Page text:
What does that mean for our clients? For companies especially? To me the answer is clear. The companies that succeed in this new environment will be the ones that understand how to tap these different trade flows and serve the emerging markets. Western companies especially can no longer take for granted that they alone have the necessary expertise to serve emerging markets, and especially their complex needs. Home grown firms in the emerging markets are becoming more sophisticated by the day and offer real competition.

    So what does it mean for us as a bank? Successful banks will be the ones that help their clients navigate this new reality. Banks need to understand the emerging markets, understand their unique needs and challenges, and be able to help their clients navigate this new world.

    The second major trend is the new wave of regulation. It's actually not so new anymore, in that much of it was enacted months or even years ago. But rules are still being written and calibration still being finalized.

    There are, broadly speaking, three goals for this regulation. The first is to protect the safety and soundness of financial system. In particular, one goal is to create greater transparency by moving over the counter derivatives to exchanges and thereby remove one of the single greatest risks to the financial system. Also, of course, Basel III will raise capital and liquidity standards and change the definitions of what does and does not count as capital.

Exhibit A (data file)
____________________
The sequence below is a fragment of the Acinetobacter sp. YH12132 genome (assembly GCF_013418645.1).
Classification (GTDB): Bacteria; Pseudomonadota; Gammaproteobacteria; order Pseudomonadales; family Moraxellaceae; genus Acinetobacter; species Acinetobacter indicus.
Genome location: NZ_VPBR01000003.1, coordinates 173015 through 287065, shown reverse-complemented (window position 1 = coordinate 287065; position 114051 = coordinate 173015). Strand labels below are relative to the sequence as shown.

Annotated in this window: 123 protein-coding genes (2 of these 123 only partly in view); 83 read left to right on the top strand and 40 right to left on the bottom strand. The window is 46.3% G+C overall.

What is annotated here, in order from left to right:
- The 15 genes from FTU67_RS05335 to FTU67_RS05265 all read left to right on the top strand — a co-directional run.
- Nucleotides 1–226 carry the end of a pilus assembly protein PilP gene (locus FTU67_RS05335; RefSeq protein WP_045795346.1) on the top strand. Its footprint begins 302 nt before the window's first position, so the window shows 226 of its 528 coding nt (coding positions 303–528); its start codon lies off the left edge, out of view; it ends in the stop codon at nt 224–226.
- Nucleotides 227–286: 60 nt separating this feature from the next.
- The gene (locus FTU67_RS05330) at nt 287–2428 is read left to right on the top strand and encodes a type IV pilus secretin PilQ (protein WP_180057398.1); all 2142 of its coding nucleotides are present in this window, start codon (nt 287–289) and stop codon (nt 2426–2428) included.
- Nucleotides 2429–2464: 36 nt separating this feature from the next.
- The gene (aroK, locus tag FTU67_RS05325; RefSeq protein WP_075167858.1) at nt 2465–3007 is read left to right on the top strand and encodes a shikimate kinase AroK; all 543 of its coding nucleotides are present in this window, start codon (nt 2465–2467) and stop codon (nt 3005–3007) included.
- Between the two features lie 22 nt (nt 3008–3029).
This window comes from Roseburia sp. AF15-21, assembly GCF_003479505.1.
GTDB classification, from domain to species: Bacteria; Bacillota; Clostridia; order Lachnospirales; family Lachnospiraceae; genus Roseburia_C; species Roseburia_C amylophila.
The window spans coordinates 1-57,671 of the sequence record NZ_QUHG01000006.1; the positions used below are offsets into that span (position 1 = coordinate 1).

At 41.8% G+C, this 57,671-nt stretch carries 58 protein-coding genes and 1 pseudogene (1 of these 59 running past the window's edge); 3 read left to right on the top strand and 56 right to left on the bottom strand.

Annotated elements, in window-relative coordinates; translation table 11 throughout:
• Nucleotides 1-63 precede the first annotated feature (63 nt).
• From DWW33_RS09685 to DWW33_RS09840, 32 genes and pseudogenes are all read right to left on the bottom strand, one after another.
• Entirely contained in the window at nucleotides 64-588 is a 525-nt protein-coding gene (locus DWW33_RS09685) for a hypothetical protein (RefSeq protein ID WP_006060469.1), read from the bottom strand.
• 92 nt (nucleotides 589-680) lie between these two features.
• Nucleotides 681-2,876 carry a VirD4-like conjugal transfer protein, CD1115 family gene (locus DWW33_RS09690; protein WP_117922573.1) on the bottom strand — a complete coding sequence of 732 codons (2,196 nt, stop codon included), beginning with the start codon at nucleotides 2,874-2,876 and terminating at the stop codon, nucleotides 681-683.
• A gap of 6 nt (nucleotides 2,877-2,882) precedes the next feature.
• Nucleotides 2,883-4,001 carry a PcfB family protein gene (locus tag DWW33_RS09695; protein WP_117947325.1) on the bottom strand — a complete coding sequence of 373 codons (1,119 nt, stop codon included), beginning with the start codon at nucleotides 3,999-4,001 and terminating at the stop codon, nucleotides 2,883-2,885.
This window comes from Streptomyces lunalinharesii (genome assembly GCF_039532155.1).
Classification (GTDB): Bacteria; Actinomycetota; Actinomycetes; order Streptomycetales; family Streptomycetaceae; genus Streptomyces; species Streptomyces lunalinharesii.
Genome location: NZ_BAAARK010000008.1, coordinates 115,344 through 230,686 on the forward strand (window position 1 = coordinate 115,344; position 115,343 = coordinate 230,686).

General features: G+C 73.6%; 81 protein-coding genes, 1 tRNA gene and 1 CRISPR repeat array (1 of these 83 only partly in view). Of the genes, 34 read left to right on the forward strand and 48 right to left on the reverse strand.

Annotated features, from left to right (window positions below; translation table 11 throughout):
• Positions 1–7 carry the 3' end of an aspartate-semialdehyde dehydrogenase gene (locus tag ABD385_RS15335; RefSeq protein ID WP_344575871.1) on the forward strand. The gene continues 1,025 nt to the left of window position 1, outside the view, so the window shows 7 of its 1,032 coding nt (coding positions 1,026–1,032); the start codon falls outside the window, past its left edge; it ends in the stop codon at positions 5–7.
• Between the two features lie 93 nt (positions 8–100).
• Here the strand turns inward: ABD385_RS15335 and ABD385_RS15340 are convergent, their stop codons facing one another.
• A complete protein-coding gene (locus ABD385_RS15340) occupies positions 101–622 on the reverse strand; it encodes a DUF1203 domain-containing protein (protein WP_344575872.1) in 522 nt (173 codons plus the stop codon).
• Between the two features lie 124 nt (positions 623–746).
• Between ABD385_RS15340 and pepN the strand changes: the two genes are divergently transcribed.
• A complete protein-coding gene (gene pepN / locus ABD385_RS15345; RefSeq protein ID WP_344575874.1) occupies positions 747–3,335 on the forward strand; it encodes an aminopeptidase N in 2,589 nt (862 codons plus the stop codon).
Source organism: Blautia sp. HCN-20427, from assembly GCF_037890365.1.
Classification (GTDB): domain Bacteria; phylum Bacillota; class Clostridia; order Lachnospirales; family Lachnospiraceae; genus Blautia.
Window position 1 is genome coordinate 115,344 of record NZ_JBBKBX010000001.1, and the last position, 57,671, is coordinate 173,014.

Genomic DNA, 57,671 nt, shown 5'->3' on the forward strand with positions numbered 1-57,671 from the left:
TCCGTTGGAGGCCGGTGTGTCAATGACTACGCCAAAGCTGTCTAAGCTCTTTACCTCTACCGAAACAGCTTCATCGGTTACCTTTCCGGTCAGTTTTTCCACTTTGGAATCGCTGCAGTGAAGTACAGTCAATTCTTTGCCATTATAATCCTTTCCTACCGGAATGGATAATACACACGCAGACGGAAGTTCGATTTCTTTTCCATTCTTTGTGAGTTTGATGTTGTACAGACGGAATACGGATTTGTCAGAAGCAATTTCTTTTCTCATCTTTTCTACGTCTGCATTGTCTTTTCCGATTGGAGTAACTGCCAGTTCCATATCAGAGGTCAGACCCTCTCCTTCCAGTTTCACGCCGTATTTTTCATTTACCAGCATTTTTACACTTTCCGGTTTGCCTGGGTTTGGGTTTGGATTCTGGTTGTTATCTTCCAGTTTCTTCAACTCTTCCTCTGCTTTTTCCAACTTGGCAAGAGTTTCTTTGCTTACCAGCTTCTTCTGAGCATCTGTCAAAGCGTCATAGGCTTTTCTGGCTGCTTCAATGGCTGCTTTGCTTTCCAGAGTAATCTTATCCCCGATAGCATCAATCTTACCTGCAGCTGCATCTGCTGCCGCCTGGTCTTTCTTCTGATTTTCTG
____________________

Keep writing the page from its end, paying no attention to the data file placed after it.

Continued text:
At the national level, regulation—for instance, Dodd-Frank in the U.S.—also creates a "resolution authority" for large banks and non-banks. The idea is to allow the government to step in and wind down a failing institution, thus avoiding the chaos of sudden collapse on the one hand and the drawn out inefficiencies of "too big to fail" on the other.

    Finally, regulation in the US especially seeks to enhance consumer protection by limiting the fees that banks and card issuers can charge and other measures.

    The third major trend reshaping our industry is digitization. You might also call this a demographic shift in that—to borrow a distinction coined by Marc Prensky—"digital natives" are increasingly outnumbering "digital immigrants." That is, people who have never known a world without the Internet, cell phones and other information technologies—in other words, the young—are replacing people like me, who had to get used to them, at a rapid rate.

    This population of digital natives is not just comfortable talking to their friends online or downloading music. They are happy—even eager—to live a significant portion of their lives online. And that definitely includes making all kinds of payments and other transactions.

    New technologies such as smartphones and other mobile devices can act as "digital wallets" and are gradually displacing physical cash as a primary mechanism of value exchange—potentially leading to a greater shift in the way people pay for goods and services than the introduction of the credit card a half century ago.